Understanding the causes of rheumatoid arthritis
Despite a great deal of research, the actual reasons why people develop rheumatoid arthritis remain unknown. The possible causes can broadly be divided into, those factors which are inherited and those factors which are encountered in our environment.
There is a tendency for rheumatoid arthritis to run in families. If one of a pair of identical twins has rheumatoid arthritis then the other has a 16% chance of developing the disease. This is substantially higher than the risk in the general population, which is approximately 0.8% (Source: National Rheumatoid Arthritis Organisation).
Since identical twins have identical genes, the presence of the same traits in both twins exists and this high degree of what is called 'concordance', points to a major genetic contribution to the cause of rheumatoid arthritis. Yet, no single gene has been identified as the certain cause for the development of rheumatoid arthritis.
Similarly, there is no single environmental factor which is sufficient, by itself, to cause rheumatoid arthritis. However, throughout the world, rheumatoid arthritis is more common in women than in men. This suggests that hormonal factors may play a part in the development of the disease.
There has always been a widely held belief that rheumatoid arthritis is caused by an infection, but researchers have been unable to identify this as a cause. In a substantial proportion of cases, rheumatoid arthritis begins within a few weeks of an infection of some sort.
The risk of developing rheumatoid arthritis is higher in smokers. People with rheumatoid arthritis who continue to smoke are also more likely to develop what is called extra-articular disease (nodules, involvement of the lung or inflammation of the blood vessels) (Source: National Rheumatoid Arthritis Organisation).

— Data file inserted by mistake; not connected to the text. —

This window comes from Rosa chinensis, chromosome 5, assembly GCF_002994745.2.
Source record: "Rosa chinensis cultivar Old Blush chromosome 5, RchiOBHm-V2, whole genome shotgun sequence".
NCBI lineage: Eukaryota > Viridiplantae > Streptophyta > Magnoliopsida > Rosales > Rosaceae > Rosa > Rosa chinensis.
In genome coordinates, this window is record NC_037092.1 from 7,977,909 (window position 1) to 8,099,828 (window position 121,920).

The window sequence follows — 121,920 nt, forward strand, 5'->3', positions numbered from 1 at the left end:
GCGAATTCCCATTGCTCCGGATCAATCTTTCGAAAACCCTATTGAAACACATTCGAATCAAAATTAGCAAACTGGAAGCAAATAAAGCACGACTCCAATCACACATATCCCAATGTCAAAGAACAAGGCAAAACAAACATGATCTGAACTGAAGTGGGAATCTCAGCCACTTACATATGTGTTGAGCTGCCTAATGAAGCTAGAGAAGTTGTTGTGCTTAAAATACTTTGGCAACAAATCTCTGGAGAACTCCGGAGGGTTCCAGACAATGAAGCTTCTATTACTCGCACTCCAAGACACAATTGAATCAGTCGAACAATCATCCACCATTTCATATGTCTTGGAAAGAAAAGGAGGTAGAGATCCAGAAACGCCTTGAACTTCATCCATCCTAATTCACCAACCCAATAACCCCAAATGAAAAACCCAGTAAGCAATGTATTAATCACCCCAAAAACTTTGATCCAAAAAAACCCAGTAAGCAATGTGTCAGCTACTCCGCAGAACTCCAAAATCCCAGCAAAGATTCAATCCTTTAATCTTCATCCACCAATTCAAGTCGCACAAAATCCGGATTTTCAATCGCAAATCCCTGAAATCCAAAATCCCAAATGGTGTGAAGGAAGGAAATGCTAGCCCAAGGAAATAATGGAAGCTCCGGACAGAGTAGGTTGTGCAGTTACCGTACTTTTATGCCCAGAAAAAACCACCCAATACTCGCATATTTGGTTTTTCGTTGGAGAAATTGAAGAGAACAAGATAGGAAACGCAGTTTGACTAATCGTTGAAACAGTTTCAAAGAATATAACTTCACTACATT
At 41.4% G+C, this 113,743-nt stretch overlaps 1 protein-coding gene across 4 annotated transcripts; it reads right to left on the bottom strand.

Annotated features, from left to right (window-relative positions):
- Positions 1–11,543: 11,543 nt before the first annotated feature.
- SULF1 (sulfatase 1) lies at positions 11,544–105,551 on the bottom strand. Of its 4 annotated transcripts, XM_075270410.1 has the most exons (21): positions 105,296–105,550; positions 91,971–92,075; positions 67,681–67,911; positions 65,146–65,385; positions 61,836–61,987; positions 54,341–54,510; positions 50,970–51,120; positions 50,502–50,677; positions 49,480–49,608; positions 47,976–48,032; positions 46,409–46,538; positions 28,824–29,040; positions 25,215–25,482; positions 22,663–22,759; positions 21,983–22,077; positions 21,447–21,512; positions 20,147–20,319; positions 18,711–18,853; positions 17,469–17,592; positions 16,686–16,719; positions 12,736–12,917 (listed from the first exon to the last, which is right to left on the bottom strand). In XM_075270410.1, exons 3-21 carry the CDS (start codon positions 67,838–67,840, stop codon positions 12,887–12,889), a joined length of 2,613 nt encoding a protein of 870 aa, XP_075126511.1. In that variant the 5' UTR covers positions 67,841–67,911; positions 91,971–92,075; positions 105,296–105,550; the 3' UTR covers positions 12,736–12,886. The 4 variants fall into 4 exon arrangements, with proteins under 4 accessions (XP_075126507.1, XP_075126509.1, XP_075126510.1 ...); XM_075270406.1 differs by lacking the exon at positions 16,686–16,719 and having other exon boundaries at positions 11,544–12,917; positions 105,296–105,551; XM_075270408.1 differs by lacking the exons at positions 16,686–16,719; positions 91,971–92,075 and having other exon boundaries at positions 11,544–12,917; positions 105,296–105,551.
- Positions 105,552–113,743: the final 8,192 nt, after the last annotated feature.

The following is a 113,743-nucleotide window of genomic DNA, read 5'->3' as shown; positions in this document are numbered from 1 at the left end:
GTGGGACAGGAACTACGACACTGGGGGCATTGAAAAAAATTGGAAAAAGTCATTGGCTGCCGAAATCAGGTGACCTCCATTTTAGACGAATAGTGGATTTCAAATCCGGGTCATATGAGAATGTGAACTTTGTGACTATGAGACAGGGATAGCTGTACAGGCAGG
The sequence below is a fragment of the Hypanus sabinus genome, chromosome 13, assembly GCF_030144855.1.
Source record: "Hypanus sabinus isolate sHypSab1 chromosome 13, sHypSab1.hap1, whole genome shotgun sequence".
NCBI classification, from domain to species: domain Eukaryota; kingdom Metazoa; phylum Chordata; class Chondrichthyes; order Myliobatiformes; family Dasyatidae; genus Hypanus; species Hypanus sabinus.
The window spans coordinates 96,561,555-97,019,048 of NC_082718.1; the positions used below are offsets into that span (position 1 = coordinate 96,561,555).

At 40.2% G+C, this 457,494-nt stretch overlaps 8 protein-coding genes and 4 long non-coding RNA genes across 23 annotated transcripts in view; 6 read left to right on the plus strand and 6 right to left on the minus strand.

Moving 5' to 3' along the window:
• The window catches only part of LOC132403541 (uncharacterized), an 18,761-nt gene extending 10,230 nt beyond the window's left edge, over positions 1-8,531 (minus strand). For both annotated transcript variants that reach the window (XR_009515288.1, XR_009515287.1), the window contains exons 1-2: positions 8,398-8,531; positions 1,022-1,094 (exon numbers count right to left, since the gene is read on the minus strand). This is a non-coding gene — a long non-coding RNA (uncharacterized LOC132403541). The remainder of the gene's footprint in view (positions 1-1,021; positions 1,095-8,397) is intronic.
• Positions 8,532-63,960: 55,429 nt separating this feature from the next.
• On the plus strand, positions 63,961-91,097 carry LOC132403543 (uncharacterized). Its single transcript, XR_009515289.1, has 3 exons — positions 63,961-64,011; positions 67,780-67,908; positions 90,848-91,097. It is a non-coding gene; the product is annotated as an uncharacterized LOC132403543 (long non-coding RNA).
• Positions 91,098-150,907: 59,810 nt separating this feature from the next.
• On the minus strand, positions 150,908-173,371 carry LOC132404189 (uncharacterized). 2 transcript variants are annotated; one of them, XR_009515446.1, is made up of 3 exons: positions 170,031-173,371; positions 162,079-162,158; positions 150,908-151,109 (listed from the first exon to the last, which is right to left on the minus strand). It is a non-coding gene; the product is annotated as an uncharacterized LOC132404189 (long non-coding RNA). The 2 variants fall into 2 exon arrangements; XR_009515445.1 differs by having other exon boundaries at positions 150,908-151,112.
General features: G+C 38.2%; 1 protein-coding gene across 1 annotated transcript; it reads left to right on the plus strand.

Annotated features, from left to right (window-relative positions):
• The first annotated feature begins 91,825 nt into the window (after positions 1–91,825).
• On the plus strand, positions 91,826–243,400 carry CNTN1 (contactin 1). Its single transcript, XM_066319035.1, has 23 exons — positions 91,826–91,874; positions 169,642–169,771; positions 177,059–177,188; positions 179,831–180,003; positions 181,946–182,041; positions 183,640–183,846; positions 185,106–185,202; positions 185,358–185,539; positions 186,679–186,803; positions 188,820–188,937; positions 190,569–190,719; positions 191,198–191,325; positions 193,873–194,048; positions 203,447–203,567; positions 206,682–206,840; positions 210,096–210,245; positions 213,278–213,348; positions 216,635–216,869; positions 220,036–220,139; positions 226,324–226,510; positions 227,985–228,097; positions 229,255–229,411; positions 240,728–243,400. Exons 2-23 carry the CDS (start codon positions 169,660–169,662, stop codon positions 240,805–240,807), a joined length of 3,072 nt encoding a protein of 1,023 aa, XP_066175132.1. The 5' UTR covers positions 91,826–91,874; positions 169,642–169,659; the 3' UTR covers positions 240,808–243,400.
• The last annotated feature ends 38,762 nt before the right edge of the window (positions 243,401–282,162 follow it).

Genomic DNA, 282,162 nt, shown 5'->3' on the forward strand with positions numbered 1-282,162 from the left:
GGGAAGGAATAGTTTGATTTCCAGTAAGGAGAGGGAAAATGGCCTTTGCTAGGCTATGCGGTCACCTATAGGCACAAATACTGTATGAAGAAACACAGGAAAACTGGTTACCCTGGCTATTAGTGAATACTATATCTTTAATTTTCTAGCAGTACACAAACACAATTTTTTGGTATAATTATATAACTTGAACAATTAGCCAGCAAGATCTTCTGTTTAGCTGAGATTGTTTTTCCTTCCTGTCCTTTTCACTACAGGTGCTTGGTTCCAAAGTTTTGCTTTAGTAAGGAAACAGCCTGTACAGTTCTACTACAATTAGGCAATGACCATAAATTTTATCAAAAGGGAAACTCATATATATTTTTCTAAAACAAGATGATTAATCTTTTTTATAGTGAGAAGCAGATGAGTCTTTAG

In people with many of the genetic risk factors for rheumatoid arthritis, exposure to a single environmental risk factor may trigger the disease. However, in the majority of people these factors (and others which have not yet been identified) probably act cumulatively, slowly lowering the threshold for the development of rheumatoid arthritis.
Roche researchers have helped to drive advances in our knowledge of rheumatoid arthritis with their investigations during the 1990s. This research has already resulted in the discovery of innovative new therapies and potential therapeutic targets. Today, we continue to deepen our understanding of the immune system and rheumatoid arthritis with the aim of fulfilling our ambition of developing even more personalised solutions to tackle the disease.